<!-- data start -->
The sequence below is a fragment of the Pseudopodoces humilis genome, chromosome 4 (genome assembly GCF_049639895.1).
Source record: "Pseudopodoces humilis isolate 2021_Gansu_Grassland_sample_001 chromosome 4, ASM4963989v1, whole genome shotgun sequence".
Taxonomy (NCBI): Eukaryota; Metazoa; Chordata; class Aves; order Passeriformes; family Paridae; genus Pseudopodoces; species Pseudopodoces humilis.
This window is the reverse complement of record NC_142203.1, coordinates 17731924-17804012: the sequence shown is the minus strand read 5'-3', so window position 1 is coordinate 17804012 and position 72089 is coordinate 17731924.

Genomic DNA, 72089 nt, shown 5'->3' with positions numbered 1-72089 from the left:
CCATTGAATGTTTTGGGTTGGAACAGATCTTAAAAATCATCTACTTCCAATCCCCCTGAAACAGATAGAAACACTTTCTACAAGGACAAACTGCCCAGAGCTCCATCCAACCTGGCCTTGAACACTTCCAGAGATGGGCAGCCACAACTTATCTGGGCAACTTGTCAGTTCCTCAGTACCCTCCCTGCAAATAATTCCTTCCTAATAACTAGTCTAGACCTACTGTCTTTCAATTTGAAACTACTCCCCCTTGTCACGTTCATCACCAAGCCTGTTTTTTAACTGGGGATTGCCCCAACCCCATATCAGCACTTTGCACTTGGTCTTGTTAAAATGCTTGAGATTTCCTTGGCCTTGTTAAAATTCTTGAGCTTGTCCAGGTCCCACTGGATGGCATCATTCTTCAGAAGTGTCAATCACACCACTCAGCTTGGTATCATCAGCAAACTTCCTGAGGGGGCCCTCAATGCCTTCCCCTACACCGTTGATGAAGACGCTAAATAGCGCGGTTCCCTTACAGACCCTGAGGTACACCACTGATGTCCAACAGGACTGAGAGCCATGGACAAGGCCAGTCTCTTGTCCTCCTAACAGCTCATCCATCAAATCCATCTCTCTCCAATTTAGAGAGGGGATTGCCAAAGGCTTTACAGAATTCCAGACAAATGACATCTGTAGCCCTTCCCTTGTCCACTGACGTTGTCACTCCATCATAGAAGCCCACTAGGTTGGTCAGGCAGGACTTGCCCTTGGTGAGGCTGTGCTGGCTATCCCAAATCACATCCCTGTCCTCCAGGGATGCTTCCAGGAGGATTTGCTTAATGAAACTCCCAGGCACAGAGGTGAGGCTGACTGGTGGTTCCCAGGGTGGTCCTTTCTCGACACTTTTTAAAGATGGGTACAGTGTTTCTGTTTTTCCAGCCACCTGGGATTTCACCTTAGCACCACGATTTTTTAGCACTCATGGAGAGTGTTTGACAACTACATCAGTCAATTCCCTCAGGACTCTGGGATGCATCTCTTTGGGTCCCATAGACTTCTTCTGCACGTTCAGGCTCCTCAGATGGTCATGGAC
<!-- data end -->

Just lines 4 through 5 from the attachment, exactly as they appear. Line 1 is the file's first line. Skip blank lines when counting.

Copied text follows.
This window is the reverse complement of record NC_142203.1, coordinates 17731924-17804012: the sequence shown is the minus strand read 5'-3', so window position 1 is coordinate 17804012 and position 72089 is coordinate 17731924.

Genomic DNA, 72089 nt, shown 5'->3' with positions numbered 1-72089 from the left: